Roger Allam: ‘Playing is easier than life – you have something to do and you’re trying to achieve it’

Roger Allam, 68, starred in the BBC show The thickness of it and HBO game of thrones. His stage roles include Falstaff in Henry IV and Inspector Javert in the original production of Wretched. He has won three Olivier Awards.

What was your childhood or your first ambition?
To be a train driver. At that time, there were very impressive steam trains, and if we went on a trip, my father would take me to the front of the train to see the machine. Being the driver looked wonderful and glamorous.

Private school or public school? University or straight to work?
Christ’s Hospital, a boarding school near Horsham, Sussex, a kind of charity school. We had to wear a 16th century uniform in honor of its charitable status. I was miserable at first, because I was away from home, and I was behind in school, because the only way to take advantage of the entrance exam was to miss my last year of primary school. But it got better over time. There were great facilities, lots of music and theatre, a smart atmosphere. Then the University of Manchester, where I read plays and had a wonderful time.

Who was or still is your mentor?
I don’t think there is anyone.

Are you in good physical shape?
I try to stay in shape – not very well.

Ambition or talent: what matters more to succeed?
I would put luck above those two.

How politically engaged are you?
I don’t belong to any party, but I read a lot, I think a lot and I donate money to causes. What I pledge politically is that the government and the politics of this country will do everything possible to provide full, well-paid employment, so that people can have decent housing, be warm, have enough to to eat, to have access to education — so obviously, I’m on the left.

What would you like to own that you don’t currently own?
A better view. I used to live in a flat in Stoke Newington that overlooked the trees and the sunset – I dream of a view like that.

What is your biggest extravaganza?
Exit. One of my oldest friends, Jeremy King, is a great restaurateur, and one of the good things about that is that I can still get in. I like to treat people to dinner.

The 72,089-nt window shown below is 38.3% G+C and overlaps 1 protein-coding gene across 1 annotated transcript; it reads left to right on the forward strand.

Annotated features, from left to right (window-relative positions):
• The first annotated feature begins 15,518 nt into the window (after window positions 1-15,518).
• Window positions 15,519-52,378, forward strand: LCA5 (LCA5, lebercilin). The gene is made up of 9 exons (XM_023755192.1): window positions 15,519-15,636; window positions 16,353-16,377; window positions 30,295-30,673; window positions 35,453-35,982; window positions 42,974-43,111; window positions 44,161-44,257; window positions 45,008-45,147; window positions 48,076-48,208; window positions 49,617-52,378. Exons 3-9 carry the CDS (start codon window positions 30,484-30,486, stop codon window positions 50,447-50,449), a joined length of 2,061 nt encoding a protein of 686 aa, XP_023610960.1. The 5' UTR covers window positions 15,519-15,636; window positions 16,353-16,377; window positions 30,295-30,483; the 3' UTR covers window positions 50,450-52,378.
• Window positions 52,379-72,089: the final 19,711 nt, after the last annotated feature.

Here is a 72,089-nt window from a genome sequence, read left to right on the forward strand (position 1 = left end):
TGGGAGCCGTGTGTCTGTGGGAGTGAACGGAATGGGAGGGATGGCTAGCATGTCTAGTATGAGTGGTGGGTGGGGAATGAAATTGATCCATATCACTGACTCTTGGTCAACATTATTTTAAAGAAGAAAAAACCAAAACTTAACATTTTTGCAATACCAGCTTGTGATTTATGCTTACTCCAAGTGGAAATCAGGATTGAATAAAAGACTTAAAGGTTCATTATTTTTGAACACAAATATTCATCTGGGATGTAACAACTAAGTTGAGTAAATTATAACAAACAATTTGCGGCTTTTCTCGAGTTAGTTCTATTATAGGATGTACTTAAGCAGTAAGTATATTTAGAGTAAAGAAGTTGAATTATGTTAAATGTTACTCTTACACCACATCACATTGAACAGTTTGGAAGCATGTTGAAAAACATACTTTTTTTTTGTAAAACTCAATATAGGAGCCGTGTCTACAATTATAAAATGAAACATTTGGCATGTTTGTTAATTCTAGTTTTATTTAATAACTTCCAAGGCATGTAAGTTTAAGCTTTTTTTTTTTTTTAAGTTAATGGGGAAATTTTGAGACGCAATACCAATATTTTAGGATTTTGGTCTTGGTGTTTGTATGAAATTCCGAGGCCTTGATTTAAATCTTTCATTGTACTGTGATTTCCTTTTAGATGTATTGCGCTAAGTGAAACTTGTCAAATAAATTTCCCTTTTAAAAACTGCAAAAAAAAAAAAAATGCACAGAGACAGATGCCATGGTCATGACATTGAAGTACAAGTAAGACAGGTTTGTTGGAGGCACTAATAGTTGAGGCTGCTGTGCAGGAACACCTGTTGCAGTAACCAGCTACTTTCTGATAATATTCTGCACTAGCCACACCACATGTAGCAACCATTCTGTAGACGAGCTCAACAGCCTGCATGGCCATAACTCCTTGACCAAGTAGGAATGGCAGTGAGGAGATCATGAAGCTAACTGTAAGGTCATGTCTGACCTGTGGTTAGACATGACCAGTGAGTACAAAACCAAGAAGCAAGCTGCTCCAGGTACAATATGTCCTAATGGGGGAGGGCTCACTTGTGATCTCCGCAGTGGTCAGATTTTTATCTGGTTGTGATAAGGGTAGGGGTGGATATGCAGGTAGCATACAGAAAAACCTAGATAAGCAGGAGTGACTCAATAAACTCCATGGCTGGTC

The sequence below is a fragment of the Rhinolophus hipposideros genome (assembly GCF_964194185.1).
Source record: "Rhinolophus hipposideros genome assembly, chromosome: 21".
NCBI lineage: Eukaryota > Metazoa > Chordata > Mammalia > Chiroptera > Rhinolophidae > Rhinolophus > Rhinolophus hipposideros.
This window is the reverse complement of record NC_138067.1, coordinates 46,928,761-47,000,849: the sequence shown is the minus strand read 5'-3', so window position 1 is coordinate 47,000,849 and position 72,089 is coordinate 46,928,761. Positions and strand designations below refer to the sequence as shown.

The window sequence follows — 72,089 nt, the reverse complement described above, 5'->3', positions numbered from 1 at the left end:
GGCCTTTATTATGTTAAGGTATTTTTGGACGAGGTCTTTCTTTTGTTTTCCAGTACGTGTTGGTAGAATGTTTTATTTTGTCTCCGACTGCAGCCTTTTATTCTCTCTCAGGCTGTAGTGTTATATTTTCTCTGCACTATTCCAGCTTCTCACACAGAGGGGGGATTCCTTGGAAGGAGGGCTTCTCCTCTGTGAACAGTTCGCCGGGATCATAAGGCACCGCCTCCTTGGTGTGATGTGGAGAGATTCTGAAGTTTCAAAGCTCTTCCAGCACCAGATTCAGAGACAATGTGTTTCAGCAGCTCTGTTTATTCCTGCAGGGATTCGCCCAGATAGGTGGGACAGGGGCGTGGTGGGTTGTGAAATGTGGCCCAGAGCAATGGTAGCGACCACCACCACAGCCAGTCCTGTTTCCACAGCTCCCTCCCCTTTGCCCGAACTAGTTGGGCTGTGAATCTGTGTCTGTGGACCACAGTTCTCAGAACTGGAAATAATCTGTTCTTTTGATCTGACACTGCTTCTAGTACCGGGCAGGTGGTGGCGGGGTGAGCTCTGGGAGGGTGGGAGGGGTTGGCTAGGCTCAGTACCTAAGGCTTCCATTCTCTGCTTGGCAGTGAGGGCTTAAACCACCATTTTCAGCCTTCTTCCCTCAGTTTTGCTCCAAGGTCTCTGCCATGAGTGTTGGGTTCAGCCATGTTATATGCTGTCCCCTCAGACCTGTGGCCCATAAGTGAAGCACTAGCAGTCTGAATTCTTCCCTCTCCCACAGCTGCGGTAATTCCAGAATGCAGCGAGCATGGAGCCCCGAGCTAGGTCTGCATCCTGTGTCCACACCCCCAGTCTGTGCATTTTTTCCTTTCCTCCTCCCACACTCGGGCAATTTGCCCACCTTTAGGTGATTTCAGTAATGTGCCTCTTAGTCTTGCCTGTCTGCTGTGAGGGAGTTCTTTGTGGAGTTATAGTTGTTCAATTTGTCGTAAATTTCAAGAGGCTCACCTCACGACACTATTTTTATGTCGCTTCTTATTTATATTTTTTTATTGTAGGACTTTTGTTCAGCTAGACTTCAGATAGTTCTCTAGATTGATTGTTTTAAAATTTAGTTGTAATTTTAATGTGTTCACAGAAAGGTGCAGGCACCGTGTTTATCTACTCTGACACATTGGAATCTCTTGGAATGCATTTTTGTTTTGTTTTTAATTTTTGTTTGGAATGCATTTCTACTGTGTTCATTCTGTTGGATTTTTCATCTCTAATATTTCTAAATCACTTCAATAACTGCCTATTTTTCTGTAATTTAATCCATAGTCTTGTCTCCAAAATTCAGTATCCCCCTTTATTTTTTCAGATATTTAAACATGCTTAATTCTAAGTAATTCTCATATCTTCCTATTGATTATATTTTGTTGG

Where are you the happiest?
Probably the kitchen.

What ambitions do you still have?
Continue as long as possible, as best as possible.

What motivates you ?
That’s what I do. I know where I am when I’m at the theater or on a film set. Playing is easier than life – you have something to do and you’re trying to achieve it. It has a beginning, a middle and an end. And in the theater you can do it again the next night and get better. In life you only have one shot, the game is much better organized. And I love the social aspect. I like the speech of the actors.

What is the greatest achievement of your life so far?
Somewhat later in life, in my 40s, having children and an extremely engaging and long-lasting relationship.

What do you find most irritating in other people?

If your 20-year-old self could see you now, what would it think?
He would be happy that I managed to stay an actor all these years and had a fairly varied career.

What item you lost would you like to still have?
My parents were great walkers. When I was young, we went on a family vacation to Scotland, and we stopped at a youth hostel. There was a man there who had these two oblong metal things and you could play them like you play spoons. He showed me how to do it and he gave it to me. I played them a lot and was deeply upset when they got lost. Although I always suspected my parents weren’t as passionate about my game as I was.

What is the greatest challenge of our time?
Don’t destroy the planet.

Do you believe in life after death?
Not really. But I do not know.

If you had to rate your satisfaction with your life so far, out of 10, what would your score be?
My God, I don’t know. Seven eight? Eight. I think it takes a certain amount of dissatisfaction to continue.

Roger Allam stars in “Murder in Provence”, now available on BritBox

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